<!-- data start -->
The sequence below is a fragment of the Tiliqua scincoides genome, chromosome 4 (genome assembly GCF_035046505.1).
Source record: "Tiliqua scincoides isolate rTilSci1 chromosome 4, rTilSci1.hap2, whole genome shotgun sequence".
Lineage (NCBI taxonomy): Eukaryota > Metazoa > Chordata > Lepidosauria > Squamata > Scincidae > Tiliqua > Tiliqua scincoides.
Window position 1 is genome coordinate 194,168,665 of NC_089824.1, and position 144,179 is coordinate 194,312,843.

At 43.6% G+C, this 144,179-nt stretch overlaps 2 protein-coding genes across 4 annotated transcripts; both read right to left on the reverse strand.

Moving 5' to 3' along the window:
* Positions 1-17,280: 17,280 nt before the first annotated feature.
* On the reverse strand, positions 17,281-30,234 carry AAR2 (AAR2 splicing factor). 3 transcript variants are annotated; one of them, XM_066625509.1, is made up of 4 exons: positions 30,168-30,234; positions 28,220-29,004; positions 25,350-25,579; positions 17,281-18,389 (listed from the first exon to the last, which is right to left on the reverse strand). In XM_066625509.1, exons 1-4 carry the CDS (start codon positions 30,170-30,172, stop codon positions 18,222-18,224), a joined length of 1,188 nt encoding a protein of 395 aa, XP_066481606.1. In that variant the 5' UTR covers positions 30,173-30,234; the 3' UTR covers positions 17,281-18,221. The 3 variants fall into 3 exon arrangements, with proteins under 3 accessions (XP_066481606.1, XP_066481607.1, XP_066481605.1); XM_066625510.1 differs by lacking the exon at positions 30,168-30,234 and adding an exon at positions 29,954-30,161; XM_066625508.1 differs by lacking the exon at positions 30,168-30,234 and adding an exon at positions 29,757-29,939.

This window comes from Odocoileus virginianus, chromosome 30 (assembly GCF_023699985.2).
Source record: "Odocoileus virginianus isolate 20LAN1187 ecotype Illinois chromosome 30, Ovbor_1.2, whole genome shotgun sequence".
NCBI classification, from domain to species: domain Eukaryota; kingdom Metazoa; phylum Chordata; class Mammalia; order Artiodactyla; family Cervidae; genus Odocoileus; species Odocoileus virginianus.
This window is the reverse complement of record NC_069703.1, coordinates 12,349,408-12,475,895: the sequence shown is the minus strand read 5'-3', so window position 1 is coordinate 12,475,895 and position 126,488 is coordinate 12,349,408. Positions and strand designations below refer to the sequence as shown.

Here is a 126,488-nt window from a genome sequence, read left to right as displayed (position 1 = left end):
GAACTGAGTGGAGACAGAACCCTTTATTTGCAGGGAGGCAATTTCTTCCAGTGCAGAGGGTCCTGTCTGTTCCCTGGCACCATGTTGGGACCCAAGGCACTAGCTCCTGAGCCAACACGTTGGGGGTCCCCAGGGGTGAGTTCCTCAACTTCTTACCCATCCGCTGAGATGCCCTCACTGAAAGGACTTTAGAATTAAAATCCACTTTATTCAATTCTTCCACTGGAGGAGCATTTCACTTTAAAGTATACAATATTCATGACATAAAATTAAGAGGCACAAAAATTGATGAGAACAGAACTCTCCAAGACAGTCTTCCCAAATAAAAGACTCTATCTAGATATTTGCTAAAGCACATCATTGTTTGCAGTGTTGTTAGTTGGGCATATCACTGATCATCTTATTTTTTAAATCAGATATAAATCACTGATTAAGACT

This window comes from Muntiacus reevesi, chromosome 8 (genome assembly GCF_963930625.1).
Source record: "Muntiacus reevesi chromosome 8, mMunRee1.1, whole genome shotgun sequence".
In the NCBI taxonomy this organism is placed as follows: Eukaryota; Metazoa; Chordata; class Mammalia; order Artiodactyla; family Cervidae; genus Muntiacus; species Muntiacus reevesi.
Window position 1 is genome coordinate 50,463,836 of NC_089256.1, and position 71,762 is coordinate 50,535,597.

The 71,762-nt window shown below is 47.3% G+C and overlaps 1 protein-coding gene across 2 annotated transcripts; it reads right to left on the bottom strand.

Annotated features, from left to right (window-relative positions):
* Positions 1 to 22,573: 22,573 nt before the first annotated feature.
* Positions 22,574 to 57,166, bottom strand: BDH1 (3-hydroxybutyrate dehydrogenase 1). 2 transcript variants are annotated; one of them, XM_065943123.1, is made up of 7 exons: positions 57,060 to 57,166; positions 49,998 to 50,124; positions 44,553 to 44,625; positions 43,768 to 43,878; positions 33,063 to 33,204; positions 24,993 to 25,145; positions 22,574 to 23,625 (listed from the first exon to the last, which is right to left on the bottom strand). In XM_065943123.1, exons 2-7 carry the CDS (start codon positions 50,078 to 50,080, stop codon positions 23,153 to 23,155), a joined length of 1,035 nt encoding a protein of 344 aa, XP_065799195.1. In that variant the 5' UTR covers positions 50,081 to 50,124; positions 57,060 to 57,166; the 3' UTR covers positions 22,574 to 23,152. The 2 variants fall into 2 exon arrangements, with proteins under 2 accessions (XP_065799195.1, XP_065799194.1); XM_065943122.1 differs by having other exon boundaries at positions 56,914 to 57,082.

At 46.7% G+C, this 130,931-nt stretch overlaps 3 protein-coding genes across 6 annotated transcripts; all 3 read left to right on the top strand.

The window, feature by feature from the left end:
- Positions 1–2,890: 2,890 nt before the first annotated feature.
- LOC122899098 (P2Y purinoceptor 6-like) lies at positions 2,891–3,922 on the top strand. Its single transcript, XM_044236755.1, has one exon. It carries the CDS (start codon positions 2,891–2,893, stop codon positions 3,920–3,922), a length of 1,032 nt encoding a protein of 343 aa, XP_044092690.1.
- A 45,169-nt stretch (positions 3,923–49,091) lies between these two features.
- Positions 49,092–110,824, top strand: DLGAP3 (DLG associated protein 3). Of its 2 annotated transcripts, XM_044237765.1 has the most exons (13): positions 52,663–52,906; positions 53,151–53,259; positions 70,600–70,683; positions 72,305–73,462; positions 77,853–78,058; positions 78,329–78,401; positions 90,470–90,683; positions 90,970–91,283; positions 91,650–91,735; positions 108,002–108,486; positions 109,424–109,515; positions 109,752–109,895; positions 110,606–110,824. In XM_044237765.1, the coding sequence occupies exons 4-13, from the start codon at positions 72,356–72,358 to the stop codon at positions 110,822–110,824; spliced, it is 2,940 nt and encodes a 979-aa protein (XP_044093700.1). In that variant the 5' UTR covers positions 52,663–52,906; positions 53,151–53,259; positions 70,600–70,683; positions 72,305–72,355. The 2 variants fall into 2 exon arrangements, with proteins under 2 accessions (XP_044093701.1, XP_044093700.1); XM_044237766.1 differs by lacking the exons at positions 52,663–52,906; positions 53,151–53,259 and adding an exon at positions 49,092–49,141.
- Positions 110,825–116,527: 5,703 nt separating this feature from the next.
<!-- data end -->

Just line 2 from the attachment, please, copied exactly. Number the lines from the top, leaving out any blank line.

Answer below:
Source record: "Tiliqua scincoides isolate rTilSci1 chromosome 4, rTilSci1.hap2, whole genome shotgun sequence".